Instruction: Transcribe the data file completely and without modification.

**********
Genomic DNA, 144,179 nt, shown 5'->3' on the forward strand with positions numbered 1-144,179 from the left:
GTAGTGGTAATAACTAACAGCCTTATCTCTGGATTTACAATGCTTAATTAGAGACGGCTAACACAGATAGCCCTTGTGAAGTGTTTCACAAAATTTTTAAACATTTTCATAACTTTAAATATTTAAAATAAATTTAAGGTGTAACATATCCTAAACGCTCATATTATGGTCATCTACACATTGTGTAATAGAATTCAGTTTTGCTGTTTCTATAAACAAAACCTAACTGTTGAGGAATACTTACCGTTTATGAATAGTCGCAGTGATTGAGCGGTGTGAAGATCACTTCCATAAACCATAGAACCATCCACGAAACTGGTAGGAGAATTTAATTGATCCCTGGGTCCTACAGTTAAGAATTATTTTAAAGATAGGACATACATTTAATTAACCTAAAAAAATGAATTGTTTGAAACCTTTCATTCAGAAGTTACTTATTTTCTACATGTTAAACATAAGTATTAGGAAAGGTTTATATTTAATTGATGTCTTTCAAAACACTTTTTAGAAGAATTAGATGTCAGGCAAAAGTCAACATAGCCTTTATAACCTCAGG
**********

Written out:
Genomic DNA, 144,179 nt, shown 5'->3' on the forward strand with positions numbered 1-144,179 from the left:
GTAGTGGTAATAACTAACAGCCTTATCTCTGGATTTACAATGCTTAATTAGAGACGGCTAACACAGATAGCCCTTGTGAAGTGTTTCACAAAATTTTTAAACATTTTCATAACTTTAAATATTTAAAATAAATTTAAGGTGTAACATATCCTAAACGCTCATATTATGGTCATCTACACATTGTGTAATAGAATTCAGTTTTGCTGTTTCTATAAACAAAACCTAACTGTTGAGGAATACTTACCGTTTATGAATAGTCGCAGTGATTGAGCGGTGTGAAGATCACTTCCATAAACCATAGAACCATCCACGAAACTGGTAGGAGAATTTAATTGATCCCTGGGTCCTACAGTTAAGAATTATTTTAAAGATAGGACATACATTTAATTAACCTAAAAAAATGAATTGTTTGAAACCTTTCATTCAGAAGTTACTTATTTTCTACATGTTAAACATAAGTATTAGGAAAGGTTTATATTTAATTGATGTCTTTCAAAACACTTTTTAGAAGAATTAGATGTCAGGCAAAAGTCAACATAGCCTTTATAACCTCAGG